Robert Corn-Revere, a lawyer specializing in broadcast law at the firm Hogan and Hartson, said he believes the proposed reforms would not stand up on First Amendment grounds.
"This proposal, although it has been described as a modest proposal, would stand very little chance of being upheld (by the courts)," said Revere during a panel discussion following McCain's speech.
But Norman Ornstein, a resident scholar at the conservative American Enterprise Institute, echoed McCain's criticisms of broadcasters' failure to deliver information in the public interest. His policy paper, "The Case for Free Air Time: A Broadcast Spectrum Fee for Campaign Finance Reform," co-authored with Paul Taylor, president of the advocacy group the Alliance for Better Campaigns, was recently published by the New America Foundation.
"This is how we carried forward with this public asset for 75 years, and this model is absolutely bankrupt," said Ornstein. "There ought to be a new model based upon market principles."
Taylor said that although political advertisements are not the best forum for political discourse, they are an ingrained part of the election process. He also believes this his law would grant modestly-funded or less well-known candidates a ticket into the political process. In most political races in the United States, the winner outspends and out-fundraises his opponent by three to one, and wins by 40 percentage points, he said.
"Money is a barrier to the political process," said Taylor.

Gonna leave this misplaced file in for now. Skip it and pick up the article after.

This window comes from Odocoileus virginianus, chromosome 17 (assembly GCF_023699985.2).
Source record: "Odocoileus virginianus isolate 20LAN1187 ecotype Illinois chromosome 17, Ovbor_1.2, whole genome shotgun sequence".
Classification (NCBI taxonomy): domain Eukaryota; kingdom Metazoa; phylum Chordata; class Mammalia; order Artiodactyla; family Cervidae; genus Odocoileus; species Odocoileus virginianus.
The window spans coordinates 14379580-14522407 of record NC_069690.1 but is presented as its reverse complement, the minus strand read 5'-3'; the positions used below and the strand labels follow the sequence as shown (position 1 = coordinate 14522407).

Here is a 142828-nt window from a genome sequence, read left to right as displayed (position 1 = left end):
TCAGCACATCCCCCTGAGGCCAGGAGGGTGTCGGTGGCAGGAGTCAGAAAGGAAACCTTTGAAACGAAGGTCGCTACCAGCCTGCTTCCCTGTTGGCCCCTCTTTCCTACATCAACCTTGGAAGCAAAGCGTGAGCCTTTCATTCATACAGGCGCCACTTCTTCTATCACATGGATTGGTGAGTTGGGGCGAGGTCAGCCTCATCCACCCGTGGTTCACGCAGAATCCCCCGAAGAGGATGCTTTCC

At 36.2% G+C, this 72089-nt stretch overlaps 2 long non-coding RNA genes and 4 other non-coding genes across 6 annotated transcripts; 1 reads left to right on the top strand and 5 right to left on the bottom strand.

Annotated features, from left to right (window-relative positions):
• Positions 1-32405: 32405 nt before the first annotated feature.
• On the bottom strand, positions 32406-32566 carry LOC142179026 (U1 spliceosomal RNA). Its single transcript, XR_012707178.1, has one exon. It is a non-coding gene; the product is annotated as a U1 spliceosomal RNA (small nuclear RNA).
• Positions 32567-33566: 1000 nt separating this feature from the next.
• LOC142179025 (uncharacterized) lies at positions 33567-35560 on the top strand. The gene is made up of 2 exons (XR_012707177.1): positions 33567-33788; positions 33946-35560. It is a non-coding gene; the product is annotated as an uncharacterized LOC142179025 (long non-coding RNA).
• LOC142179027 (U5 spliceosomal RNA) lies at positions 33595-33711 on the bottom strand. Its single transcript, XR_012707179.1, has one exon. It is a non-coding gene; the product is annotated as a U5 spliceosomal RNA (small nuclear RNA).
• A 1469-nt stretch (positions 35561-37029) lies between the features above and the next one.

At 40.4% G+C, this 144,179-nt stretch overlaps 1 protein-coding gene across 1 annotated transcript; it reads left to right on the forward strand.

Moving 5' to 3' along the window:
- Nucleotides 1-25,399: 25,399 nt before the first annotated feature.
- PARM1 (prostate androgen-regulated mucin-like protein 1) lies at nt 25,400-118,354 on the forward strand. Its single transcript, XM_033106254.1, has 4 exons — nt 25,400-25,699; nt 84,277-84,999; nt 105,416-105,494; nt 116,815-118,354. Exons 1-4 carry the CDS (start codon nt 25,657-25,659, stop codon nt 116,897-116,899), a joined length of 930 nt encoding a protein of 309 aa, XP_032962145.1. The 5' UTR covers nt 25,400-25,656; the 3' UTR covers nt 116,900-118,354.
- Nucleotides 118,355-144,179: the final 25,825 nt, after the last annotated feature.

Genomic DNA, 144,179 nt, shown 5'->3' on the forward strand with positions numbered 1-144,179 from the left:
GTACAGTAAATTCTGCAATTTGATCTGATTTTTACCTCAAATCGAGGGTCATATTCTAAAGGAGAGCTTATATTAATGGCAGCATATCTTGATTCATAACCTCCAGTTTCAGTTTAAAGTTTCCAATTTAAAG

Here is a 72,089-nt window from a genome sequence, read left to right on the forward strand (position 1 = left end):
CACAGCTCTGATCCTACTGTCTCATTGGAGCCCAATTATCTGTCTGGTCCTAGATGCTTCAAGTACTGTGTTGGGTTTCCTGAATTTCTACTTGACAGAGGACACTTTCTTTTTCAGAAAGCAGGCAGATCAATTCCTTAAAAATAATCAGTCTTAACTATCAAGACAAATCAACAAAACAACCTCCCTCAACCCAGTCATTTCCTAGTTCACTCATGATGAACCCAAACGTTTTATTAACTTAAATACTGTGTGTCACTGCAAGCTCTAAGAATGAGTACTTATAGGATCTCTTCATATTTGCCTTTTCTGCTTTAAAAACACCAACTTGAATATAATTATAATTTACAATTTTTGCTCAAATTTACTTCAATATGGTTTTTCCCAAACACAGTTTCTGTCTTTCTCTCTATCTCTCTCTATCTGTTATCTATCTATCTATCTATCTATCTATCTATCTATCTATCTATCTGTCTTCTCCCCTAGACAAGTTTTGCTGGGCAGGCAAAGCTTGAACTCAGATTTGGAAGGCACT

Taylor says that academic research in this area shows that -- using the example of the typical $1 million House race -- once a candidate raises $300,000 to $400,000, he has a foothold and the money needed to get their message out. By matching contributions and requiring broadcast coverage, Taylor believes these reforms can enable more candidates to reach that fundraising threshold, so they can get their message out.
Despite McCain's support, these ideas have their share of critics in the think tank community.
Adam Thierer, director of Telecommunication Studies at the libertarian Cato Institute, said he believes the proposals are another "thinly veiled attempt" to finance campaigns not only with public funds, but also corporate money.
Thierer questioned whether it was fair to roll the election costs onto broadcasters simply because they are using public airways. He pointed out that we don't require commercial airlines to provide free transportation even though they use public airports.
Thierer also believes there are hidden costs -- such as the shifting of costs to consumers -- that are not accounted for in the proposal.
Taylor countered that his basic calculations showed a cost shift to consumers of only about $1.15 per year as a result of enacting the law.
In the end, Thierer argued that such changes would do little to improve political discourse or increase the chances that candidates outside the two major political parties would gain greater television or radio exposure.
The legislative prospects for these proposed reforms are uncertain, and may not be very bright. Henry Geller, a communications fellow with the Markle Foundation who was general counsel at the Federal Communications Commission in the late 1960s, was in the audience. Geller is credited as being one of the original advocates for instituting a spectrum rental fee to replace the free giveaway of public broadcast spectrum.
In response to an exchange among the panelists on the likelihood of instituting such a fee, Geller, sighed and responded: "I should live so long."